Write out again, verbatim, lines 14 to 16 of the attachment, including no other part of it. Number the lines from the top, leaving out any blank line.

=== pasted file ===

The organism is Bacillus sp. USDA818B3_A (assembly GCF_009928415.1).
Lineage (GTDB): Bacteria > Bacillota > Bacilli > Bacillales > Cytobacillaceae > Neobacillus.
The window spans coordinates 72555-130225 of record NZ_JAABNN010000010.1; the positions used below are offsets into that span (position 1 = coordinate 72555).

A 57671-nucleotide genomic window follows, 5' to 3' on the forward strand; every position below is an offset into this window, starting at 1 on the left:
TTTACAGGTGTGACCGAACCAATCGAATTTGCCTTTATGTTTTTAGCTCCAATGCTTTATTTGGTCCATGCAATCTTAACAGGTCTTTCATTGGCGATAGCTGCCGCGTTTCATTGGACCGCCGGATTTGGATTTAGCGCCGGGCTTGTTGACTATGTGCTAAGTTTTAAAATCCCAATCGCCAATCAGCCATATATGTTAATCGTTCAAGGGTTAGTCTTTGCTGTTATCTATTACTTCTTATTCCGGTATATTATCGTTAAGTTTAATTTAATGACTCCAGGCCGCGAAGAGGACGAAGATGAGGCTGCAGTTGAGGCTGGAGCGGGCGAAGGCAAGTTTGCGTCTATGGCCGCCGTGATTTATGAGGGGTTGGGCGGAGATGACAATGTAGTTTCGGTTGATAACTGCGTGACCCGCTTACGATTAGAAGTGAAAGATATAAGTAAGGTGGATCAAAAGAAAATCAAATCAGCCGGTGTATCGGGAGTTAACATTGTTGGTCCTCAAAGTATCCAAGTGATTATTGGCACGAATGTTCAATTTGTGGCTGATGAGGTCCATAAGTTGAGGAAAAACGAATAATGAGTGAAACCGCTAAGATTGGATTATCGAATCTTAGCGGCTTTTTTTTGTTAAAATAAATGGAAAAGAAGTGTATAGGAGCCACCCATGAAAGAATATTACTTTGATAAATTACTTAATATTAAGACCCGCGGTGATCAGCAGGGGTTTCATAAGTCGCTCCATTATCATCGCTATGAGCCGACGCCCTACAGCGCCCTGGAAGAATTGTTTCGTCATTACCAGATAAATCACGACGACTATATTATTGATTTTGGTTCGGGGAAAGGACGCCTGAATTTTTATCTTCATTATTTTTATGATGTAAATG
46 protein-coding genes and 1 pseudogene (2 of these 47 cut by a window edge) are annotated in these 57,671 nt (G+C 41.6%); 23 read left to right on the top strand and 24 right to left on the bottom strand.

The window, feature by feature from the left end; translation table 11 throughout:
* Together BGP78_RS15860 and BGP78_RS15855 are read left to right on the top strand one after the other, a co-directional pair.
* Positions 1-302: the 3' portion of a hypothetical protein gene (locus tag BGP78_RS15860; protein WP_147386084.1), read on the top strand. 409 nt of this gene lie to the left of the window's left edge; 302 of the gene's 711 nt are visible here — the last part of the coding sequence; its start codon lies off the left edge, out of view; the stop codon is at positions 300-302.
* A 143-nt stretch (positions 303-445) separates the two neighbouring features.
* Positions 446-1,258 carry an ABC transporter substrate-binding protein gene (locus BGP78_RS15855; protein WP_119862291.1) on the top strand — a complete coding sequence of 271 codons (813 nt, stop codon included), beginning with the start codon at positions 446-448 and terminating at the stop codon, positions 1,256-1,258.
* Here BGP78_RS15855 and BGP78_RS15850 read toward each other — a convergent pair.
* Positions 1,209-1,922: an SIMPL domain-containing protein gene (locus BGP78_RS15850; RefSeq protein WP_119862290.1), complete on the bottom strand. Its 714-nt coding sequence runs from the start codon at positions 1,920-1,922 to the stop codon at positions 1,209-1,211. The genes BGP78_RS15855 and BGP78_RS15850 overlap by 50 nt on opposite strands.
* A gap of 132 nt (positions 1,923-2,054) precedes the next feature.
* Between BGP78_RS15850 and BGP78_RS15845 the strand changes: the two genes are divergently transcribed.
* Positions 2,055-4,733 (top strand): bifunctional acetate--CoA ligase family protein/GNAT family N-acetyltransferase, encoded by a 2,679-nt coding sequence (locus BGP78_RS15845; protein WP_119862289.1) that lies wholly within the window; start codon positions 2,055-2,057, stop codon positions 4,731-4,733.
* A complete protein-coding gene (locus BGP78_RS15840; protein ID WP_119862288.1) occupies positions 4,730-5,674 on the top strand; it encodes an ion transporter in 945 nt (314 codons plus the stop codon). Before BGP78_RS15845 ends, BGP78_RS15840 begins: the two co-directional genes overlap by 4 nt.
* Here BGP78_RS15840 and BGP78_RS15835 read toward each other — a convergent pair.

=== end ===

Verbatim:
* A gap of 132 nt (positions 1,923-2,054) precedes the next feature.
* Between BGP78_RS15850 and BGP78_RS15845 the strand changes: the two genes are divergently transcribed.
* Positions 2,055-4,733 (top strand): bifunctional acetate--CoA ligase family protein/GNAT family N-acetyltransferase, encoded by a 2,679-nt coding sequence (locus BGP78_RS15845; protein WP_119862289.1) that lies wholly within the window; start codon positions 2,055-2,057, stop codon positions 4,731-4,733.